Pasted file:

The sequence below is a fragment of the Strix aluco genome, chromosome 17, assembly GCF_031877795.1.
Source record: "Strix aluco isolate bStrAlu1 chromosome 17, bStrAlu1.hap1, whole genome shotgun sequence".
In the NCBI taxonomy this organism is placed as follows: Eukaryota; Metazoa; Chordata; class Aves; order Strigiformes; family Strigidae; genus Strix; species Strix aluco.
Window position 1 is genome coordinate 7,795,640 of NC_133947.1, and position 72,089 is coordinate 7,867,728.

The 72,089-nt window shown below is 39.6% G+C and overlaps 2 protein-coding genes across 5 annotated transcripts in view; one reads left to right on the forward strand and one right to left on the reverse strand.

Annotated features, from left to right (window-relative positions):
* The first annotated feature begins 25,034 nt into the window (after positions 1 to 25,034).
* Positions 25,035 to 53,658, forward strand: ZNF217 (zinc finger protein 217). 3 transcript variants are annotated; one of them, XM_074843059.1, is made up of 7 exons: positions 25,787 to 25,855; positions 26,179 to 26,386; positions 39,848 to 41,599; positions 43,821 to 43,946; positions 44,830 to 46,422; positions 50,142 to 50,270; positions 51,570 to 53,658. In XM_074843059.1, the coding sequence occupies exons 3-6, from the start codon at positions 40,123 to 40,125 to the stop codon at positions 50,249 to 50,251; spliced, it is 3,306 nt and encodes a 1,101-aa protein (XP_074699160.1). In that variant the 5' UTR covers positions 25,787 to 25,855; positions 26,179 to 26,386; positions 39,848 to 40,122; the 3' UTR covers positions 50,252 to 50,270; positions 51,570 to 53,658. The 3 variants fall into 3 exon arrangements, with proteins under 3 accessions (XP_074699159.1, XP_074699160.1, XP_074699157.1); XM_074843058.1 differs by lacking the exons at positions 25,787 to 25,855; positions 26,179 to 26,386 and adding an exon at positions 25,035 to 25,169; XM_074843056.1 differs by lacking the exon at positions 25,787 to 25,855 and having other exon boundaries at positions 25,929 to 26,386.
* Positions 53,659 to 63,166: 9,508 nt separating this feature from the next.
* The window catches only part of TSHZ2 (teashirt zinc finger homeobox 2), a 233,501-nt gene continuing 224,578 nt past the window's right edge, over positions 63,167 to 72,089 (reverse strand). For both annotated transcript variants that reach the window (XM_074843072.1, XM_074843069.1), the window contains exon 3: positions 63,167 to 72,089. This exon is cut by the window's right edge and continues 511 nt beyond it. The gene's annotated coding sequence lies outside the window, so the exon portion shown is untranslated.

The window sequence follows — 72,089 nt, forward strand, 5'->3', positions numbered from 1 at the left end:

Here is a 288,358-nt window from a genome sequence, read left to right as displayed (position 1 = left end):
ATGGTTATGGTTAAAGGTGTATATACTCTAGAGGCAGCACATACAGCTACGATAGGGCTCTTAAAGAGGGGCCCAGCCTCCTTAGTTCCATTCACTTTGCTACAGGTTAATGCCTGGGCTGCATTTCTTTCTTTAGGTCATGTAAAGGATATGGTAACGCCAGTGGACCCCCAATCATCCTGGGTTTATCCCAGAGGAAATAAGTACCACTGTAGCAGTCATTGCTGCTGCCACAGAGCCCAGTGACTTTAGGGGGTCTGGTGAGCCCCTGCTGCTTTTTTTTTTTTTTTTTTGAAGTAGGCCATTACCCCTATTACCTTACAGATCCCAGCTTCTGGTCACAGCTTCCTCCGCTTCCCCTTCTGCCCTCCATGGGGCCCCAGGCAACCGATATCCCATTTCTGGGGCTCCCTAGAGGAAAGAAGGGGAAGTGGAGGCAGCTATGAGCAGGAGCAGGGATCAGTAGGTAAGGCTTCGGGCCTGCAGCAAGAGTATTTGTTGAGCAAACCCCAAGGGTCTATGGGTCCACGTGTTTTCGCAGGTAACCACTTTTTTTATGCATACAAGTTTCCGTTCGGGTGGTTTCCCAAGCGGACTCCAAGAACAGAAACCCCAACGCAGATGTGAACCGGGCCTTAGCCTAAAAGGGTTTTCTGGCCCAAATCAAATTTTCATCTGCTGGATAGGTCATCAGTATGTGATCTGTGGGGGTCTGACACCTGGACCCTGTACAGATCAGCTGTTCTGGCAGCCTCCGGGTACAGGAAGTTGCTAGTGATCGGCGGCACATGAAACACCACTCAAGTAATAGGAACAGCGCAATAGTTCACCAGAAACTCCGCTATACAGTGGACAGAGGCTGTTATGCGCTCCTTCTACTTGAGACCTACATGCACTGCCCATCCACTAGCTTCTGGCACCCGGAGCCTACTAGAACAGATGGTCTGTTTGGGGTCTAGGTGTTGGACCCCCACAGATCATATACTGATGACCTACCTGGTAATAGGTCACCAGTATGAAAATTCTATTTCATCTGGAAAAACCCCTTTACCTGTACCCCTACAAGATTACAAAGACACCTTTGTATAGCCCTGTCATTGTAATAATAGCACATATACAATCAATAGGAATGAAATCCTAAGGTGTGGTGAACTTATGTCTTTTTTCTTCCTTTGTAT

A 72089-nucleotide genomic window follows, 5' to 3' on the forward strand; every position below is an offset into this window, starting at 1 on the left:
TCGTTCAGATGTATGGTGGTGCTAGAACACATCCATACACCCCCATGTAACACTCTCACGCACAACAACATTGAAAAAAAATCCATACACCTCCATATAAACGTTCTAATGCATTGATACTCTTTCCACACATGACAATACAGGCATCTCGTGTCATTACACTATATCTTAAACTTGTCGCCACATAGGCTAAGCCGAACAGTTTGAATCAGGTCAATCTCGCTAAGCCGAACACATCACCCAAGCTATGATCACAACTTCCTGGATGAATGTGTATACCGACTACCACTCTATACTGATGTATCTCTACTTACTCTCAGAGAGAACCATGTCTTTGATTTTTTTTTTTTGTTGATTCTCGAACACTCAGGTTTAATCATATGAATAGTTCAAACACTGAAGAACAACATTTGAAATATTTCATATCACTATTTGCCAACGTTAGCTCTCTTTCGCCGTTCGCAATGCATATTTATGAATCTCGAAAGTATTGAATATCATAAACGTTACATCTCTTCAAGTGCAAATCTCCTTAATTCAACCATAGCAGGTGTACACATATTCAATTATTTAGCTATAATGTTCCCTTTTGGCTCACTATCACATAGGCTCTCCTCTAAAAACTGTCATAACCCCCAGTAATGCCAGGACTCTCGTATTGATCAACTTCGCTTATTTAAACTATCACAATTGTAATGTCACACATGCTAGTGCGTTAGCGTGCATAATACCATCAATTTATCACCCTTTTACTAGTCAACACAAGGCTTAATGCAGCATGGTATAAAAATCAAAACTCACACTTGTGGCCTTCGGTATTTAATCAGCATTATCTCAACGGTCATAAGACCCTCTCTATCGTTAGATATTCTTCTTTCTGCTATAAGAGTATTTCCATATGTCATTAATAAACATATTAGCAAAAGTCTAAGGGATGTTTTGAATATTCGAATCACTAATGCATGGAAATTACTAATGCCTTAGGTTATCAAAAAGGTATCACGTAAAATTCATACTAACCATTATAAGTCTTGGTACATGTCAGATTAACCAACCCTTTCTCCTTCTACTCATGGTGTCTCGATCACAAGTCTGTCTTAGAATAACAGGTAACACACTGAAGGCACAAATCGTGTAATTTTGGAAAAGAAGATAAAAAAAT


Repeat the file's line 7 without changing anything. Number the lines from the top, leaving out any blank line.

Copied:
* The first annotated feature begins 25,034 nt into the window (after positions 1 to 25,034).